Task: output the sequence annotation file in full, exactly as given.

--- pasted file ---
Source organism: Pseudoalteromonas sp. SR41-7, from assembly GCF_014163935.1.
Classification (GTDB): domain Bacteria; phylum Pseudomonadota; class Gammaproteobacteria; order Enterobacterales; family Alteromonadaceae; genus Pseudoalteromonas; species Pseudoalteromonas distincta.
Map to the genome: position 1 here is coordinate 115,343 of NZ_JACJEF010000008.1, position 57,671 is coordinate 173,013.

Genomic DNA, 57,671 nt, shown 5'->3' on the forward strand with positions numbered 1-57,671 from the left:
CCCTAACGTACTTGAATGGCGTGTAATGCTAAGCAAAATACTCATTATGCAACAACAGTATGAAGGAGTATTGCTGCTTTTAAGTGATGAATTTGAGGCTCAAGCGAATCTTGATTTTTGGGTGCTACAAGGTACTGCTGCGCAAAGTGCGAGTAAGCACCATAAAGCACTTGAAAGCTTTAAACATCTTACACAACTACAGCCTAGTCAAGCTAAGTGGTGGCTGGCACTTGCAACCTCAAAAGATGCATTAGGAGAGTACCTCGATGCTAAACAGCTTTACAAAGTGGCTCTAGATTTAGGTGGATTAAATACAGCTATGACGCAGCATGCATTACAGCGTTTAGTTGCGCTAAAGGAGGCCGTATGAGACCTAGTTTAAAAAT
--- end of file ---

Source organism: Pseudoalteromonas sp. SR41-7, from assembly GCF_014163935.1.
Classification (GTDB): domain Bacteria; phylum Pseudomonadota; class Gammaproteobacteria; order Enterobacterales; family Alteromonadaceae; genus Pseudoalteromonas; species Pseudoalteromonas distincta.
Map to the genome: position 1 here is coordinate 115,343 of NZ_JACJEF010000008.1, position 57,671 is coordinate 173,013.

Genomic DNA, 57,671 nt, shown 5'->3' on the forward strand with positions numbered 1-57,671 from the left:
CCCTAACGTACTTGAATGGCGTGTAATGCTAAGCAAAATACTCATTATGCAACAACAGTATGAAGGAGTATTGCTGCTTTTAAGTGATGAATTTGAGGCTCAAGCGAATCTTGATTTTTGGGTGCTACAAGGTACTGCTGCGCAAAGTGCGAGTAAGCACCATAAAGCACTTGAAAGCTTTAAACATCTTACACAACTACAGCCTAGTCAAGCTAAGTGGTGGCTGGCACTTGCAACCTCAAAAGATGCATTAGGAGAGTACCTCGATGCTAAACAGCTTTACAAAGTGGCTCTAGATTTAGGTGGATTAAATACAGCTATGACGCAGCATGCATTACAGCGTTTAGTTGCGCTAAAGGAGGCCGTATGAGACCTAGTTTAAAAAT